Choosing the Right Pre-Emergent (what to look for)
Trifluralin, bensulide, DCPA, dichlobenil, oryzalin, and simazine are some of the finest compounds for pre-emergent weed control.
These are the active ingredients used by lawn care firms to destroy weeds before they sprout. They are marketed for controlling broadleaf weeds like clover and Black Medic as well as grasses, and they are commonly used around flower beds, trees, shrubs, and even crops.
If you don’t have access to a landscaping supply business, seek for these chemicals in goods at your local hardware shop or on Amazon.
In agricultural applications, farmers can use pre-emergent herbicides such as Avadex Liquid EC, Fortress Microactiv, Edge Granula, or Valtera to prevent weeds from popping up in their crops. The chemical used depends on the kind of crop being produced, and you may be able to acquire these goods at your local agricultural supply shop if you’re interested.
You’re not alone if you’re scared to use harsh chemicals like these on your home. You may avoid them while still efficiently controlling weeds by using corn gluten, a natural pre-emergent herbicide. Espoma produces a nice product, but like with everything, proper application time and dispersion are essential for optimal results.
Post-Emergent Weed Control Like the Pros
A pre-emergent pesticide will not control all weeds. There may also be occasions where you didn’t have the opportunity to apply a pre-emergent or perhaps it was less effective than you’d hoped.
Post-emergent herbicides and weed management strategies may be used to tackle your weedy lawn in these cases.
Although pre-emergent herbicides are more widely effective since they all inhibit germination, post-emergent herbicides are frequently more species-specific, so do your research, identify the weed on your lawn, and get a product that’s especially intended to kill that weed.
Glyphosate is a widely used herbicide for post-emergent weed management.
It is a general-purpose weed killer that is widely used and available in a variety of formulations. If you’re wondering what lawn service firms use to kill weeds… This is most likely it.
It is most effective when the product contains at least 42% glyphosate. However, it’s worth noting that there are some concerns about how safe it is for human health, even though it has been in use for over 30 years.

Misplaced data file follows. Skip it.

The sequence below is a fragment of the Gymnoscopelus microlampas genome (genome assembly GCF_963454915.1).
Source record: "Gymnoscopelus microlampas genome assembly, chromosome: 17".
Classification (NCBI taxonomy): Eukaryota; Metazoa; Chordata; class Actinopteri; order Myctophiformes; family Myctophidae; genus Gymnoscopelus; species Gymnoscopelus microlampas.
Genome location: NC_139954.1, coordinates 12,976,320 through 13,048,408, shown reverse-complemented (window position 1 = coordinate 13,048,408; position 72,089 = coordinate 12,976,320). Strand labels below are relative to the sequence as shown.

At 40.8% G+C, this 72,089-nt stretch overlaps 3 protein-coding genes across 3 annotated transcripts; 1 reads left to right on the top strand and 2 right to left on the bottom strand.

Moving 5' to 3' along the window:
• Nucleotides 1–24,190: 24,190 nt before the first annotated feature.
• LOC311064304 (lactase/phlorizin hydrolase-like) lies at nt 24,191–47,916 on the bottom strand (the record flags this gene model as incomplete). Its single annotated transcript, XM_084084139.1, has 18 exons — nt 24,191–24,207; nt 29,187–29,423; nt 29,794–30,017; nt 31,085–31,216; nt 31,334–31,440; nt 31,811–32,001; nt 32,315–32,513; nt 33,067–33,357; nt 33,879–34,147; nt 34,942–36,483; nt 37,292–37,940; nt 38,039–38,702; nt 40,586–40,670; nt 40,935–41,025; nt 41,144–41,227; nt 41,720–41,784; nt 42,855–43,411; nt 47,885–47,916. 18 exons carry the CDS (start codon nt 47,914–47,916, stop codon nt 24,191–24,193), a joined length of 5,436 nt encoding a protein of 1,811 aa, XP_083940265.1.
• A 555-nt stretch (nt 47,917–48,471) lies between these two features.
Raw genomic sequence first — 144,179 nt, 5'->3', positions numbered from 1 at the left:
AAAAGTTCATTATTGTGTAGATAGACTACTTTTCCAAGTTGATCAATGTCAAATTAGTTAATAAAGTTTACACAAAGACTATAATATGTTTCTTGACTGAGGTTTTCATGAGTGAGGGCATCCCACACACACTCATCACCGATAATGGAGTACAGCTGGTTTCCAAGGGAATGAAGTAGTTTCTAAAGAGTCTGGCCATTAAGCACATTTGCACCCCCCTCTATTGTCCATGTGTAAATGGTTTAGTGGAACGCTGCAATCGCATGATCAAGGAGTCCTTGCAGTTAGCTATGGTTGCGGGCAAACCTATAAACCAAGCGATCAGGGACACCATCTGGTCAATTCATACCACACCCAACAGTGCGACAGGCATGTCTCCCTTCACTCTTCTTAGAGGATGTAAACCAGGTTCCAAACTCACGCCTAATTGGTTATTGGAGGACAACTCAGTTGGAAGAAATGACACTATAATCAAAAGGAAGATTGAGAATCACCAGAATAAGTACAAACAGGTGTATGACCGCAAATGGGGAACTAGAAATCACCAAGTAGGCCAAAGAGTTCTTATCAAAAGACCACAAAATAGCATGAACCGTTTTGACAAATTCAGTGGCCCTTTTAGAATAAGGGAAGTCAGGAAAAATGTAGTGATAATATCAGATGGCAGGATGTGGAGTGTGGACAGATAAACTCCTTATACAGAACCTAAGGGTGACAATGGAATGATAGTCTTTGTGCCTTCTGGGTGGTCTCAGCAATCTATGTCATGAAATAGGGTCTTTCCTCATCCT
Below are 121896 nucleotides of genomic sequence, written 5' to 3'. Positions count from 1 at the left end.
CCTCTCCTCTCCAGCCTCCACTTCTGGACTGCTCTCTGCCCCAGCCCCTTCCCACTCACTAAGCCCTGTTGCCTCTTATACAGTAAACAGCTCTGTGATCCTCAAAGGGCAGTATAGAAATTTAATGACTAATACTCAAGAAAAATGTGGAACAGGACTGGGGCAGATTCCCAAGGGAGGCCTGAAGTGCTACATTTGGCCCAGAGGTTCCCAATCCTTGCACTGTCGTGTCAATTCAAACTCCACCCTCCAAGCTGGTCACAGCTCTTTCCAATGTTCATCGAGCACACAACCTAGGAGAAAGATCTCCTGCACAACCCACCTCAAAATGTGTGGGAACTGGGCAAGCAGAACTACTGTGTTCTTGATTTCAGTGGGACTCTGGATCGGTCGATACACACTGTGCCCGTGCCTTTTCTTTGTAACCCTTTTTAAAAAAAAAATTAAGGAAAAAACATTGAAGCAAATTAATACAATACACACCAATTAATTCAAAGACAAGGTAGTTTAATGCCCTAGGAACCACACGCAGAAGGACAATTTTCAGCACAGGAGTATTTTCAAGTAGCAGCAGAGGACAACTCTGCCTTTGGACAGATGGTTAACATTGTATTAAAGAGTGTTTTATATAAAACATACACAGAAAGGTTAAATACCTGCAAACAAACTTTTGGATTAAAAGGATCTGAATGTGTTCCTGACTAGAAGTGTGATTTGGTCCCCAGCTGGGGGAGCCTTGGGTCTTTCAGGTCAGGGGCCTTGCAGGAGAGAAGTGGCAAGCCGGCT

Other Popular Herbicide Options
Other common post-emergent herbicidal chemicals include 2,4-D, dicamba, and MCPP for broadleaf weed species. Fluazifopbutyl and sethoxydim are used to control grass-like weeds.
If You’re Going to Go Chemical, What’s Your Best Bet?
2,4-D, in particular, has been tested extensively and used for over 30 years in a variety of landscape settings. Because of its safety for the environment and human health, research supports its usage.
A 10-year research concluded that there is no link between 2,4-D and cancer.
With that said, if you’re going to use any chemicals on your lawn (or anywhere), you must take proper precautions. Use appropriate PPE, such as a face mask or respirator and safety goggles. Wear long sleeved shirts and trousers. Make sure you put up signs or alert neighbors with children and pets that your lawn has been treated and they should stay off for their own safety.
What do Farmers Use?
Farmers now have access to stronger post-emergent remedies and will employ them on a regular basis to preserve their crops and livelihood.
These can include herbicides such as Axial, Signal, Simplicity GoDri, Traxos, Varro, Odyssey Ultra NXT, Solo ADV, Solo Ultra, and Viper ADV. Several of these items may be obtained at a farm supply shop if one is nearby.
What Else Do Lawn Companies Use to Kill Weeds?
Several landscapers come out on a regular basis to maintain your grass and garden. Part of these visits will also include manual management of weeds.
Manual weed control, although time-consuming, may be equally as successful as post-emergent herbicides.
And one perk to using old-fashioned, time-tested weed control methods? It’s an excellent workout!